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WASHINGTON — The Barack Obama Foundation and Organizing for Action, spawned from President Barack Obama’s campaigns, disclosed its latest donations on Friday, with neither of the Chicago organizations reaping in giant contributions.

OFA does a much better job of disclosure than the foundation. OFA is straightforward, so you can usually figure out who gives what when. The foundation has a ridiculous quarterly disclosure system designed to obfuscate.

Two Obama legacy organizations. Two policies on disclosure and transparency.

One good. One bad.

The OFA, located in the West Loop, in the fourth quarter raised $1,288,411. The OFA lists on its website how much each donor over $250 gives by quarter and provides the city and state for a contributor. OFA, as a rule, believes it is in the public interest to avoid any confusion over a donor identity.

The biggest OFA donor for 2015 is Philip Munger, a major Democratic donor and philanthropist from New York who gave $2 million to OFA. The next largest contribution, $50,000 came from John Atkinson, the Willis Group Managing partner from suburban Burr Ridge who is a major Democratic donor, especially active in helping Illinois Democrats.

In May, I reported ”after raising $5.4 million in 2014, the Chicago-based Barack Obama foundation is scaling back its fundraising this year and dropping the use of an outside fundraising firm.” The foundation decided not to fundraise much off the announcement in May that the Obama Center will be built on the city’s South Side.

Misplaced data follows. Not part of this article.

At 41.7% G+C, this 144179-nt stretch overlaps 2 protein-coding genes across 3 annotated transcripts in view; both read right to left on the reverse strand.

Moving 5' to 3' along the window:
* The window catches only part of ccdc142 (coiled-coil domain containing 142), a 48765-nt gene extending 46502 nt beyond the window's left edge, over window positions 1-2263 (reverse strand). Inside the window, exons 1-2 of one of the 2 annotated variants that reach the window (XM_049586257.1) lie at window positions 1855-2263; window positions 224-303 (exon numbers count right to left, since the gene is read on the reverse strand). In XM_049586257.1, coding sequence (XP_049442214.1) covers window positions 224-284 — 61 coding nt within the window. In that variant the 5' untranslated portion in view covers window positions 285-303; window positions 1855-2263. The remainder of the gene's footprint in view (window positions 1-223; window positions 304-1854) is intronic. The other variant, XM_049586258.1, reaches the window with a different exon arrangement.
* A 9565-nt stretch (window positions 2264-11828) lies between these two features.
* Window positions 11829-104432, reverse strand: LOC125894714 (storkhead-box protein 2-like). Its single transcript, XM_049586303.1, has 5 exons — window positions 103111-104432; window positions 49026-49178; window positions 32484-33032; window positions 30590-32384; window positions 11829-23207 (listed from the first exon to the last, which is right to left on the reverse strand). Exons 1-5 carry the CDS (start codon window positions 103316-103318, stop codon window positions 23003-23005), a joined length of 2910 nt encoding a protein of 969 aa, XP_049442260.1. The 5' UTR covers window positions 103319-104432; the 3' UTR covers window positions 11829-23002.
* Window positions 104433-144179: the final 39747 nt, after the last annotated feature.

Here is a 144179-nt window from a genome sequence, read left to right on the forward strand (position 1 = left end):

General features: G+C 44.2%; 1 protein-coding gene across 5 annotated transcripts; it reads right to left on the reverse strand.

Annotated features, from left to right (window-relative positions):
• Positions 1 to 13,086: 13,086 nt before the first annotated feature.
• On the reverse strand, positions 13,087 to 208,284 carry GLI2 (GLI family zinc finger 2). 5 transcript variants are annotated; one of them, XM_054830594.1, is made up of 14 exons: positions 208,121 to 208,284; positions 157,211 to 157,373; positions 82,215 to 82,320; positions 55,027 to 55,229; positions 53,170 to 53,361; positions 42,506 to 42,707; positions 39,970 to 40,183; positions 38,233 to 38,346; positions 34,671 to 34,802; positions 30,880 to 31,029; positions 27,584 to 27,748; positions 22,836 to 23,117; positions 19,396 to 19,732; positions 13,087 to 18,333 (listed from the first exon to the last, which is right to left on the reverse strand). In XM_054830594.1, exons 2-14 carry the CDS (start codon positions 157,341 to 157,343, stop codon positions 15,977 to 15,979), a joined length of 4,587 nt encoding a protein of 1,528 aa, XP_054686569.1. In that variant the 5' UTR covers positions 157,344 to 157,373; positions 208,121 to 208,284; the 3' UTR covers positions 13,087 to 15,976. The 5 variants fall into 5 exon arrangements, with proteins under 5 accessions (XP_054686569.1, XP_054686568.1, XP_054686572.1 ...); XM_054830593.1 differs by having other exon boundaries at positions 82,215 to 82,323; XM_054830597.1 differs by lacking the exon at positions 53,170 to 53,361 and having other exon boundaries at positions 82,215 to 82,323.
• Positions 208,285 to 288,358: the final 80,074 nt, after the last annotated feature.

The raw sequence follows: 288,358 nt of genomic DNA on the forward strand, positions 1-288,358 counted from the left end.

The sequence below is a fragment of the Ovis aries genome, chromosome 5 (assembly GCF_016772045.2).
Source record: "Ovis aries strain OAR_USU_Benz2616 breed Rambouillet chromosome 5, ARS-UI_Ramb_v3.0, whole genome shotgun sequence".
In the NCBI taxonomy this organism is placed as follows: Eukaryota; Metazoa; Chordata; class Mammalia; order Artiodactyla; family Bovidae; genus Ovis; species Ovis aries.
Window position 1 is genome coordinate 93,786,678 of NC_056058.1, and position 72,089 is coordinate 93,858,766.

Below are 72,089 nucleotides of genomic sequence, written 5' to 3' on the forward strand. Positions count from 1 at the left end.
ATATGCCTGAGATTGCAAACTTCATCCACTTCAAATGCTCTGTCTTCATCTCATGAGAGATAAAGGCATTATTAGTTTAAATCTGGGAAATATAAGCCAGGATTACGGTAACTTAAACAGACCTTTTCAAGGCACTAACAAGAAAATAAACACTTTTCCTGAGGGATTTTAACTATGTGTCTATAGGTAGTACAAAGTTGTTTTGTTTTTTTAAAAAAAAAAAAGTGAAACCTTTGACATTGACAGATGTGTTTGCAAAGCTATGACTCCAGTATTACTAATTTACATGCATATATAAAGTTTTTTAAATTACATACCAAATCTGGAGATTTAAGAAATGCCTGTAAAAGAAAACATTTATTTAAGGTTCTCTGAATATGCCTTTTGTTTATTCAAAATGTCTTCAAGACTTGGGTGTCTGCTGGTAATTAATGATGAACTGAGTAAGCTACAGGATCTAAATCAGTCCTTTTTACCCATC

Instead, the big push for hundreds of millions of dollars to build and endow the center will come after Obama and first lady Michelle leave office next year. The foundation does not need all that much money now – its main expenses are for consultants and staff working on site and architect selection.

OPINION


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The disclosure on Friday covering the last quarter of 2015 suggests that the foundation’s total haul for that year will be about $2 million, most from existing contributors who either paid on pledges or just decided to throw more in the pot.

I can’t be more specific because the foundation lists names and broad ranges of giving – between $500,001 and $1 million; $250,001 to $500,000; $100,001 to $250,000, and $200 to $100,000.

Pretty crazy.

In the $500,001 to $1 million category: Most of the 2015 fresh cash came from folks who already have been giving to the foundation. That’s Scott Miller and Tim Gill, the founder of Quark Inc., and the couple’s Gill Foundation, based in Denver.

The Joyce Foundation, headquartered in Chicago, made a payment towards it pledged $1 million, with the first payment delivered in 2014. Ian Simmons through ImpactAssets Donor Advised Fund also sent in more cash. Simmons wife, former Chicagoan Liesel Pritzker, is the cousin of Commerce Secretary Penny Pritzker.

Others in the $200 to $100,000 range: Nicholas Alexos, a Chicago business executive, the Virginia-based Lawrence Z. and Jaqueline A. Stern Foundation, Alison and John Shulman, and Sheila Anderson.

The foundation files an IRS tax form 990 each year listing the donors and their precise contributions. The 990 for the 2014 tax year was released last May.

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